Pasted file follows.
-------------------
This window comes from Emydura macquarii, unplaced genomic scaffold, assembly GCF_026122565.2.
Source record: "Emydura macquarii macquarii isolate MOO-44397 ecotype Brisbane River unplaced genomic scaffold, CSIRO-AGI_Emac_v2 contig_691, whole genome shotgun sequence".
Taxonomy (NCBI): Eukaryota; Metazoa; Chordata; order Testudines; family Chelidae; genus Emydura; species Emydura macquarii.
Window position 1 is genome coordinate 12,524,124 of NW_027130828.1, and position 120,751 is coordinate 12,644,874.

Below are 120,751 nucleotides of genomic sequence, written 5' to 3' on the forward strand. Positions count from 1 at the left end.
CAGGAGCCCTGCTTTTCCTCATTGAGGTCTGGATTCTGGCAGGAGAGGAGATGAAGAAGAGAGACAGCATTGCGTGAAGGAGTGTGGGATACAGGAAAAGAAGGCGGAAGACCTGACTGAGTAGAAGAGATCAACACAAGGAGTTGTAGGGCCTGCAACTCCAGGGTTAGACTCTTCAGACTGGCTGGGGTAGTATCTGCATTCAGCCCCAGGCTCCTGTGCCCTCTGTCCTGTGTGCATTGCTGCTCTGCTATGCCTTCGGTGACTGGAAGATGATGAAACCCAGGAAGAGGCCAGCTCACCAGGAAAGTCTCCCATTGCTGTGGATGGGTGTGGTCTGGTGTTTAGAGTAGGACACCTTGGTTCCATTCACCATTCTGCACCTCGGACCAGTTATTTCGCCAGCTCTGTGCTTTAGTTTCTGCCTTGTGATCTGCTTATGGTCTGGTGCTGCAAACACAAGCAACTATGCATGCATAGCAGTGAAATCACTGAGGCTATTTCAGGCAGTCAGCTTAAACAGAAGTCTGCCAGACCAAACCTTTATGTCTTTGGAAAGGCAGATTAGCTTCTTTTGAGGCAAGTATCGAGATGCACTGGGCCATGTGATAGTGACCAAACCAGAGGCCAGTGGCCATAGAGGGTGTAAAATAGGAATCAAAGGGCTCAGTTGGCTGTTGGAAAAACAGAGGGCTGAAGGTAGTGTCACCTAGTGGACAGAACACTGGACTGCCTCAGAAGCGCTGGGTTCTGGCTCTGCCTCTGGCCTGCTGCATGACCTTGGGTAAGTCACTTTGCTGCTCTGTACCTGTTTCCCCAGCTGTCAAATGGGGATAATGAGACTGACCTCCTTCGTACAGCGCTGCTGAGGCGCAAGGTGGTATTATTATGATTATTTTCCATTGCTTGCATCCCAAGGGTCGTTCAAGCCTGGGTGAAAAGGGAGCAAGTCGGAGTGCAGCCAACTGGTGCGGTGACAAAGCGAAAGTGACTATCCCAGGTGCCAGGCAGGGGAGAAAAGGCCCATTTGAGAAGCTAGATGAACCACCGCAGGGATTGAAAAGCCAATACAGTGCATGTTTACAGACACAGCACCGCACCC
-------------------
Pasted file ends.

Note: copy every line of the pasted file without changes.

This window comes from Emydura macquarii, unplaced genomic scaffold, assembly GCF_026122565.2.
Source record: "Emydura macquarii macquarii isolate MOO-44397 ecotype Brisbane River unplaced genomic scaffold, CSIRO-AGI_Emac_v2 contig_691, whole genome shotgun sequence".
Taxonomy (NCBI): Eukaryota; Metazoa; Chordata; order Testudines; family Chelidae; genus Emydura; species Emydura macquarii.
Window position 1 is genome coordinate 12,524,124 of NW_027130828.1, and position 120,751 is coordinate 12,644,874.

Below are 120,751 nucleotides of genomic sequence, written 5' to 3' on the forward strand. Positions count from 1 at the left end.
CAGGAGCCCTGCTTTTCCTCATTGAGGTCTGGATTCTGGCAGGAGAGGAGATGAAGAAGAGAGACAGCATTGCGTGAAGGAGTGTGGGATACAGGAAAAGAAGGCGGAAGACCTGACTGAGTAGAAGAGATCAACACAAGGAGTTGTAGGGCCTGCAACTCCAGGGTTAGACTCTTCAGACTGGCTGGGGTAGTATCTGCATTCAGCCCCAGGCTCCTGTGCCCTCTGTCCTGTGTGCATTGCTGCTCTGCTATGCCTTCGGTGACTGGAAGATGATGAAACCCAGGAAGAGGCCAGCTCACCAGGAAAGTCTCCCATTGCTGTGGATGGGTGTGGTCTGGTGTTTAGAGTAGGACACCTTGGTTCCATTCACCATTCTGCACCTCGGACCAGTTATTTCGCCAGCTCTGTGCTTTAGTTTCTGCCTTGTGATCTGCTTATGGTCTGGTGCTGCAAACACAAGCAACTATGCATGCATAGCAGTGAAATCACTGAGGCTATTTCAGGCAGTCAGCTTAAACAGAAGTCTGCCAGACCAAACCTTTATGTCTTTGGAAAGGCAGATTAGCTTCTTTTGAGGCAAGTATCGAGATGCACTGGGCCATGTGATAGTGACCAAACCAGAGGCCAGTGGCCATAGAGGGTGTAAAATAGGAATCAAAGGGCTCAGTTGGCTGTTGGAAAAACAGAGGGCTGAAGGTAGTGTCACCTAGTGGACAGAACACTGGACTGCCTCAGAAGCGCTGGGTTCTGGCTCTGCCTCTGGCCTGCTGCATGACCTTGGGTAAGTCACTTTGCTGCTCTGTACCTGTTTCCCCAGCTGTCAAATGGGGATAATGAGACTGACCTCCTTCGTACAGCGCTGCTGAGGCGCAAGGTGGTATTATTATGATTATTTTCCATTGCTTGCATCCCAAGGGTCGTTCAAGCCTGGGTGAAAAGGGAGCAAGTCGGAGTGCAGCCAACTGGTGCGGTGACAAAGCGAAAGTGACTATCCCAGGTGCCAGGCAGGGGAGAAAAGGCCCATTTGAGAAGCTAGATGAACCACCGCAGGGATTGAAAAGCCAATACAGTGCATGTTTACAGACACAGCACCGCACCC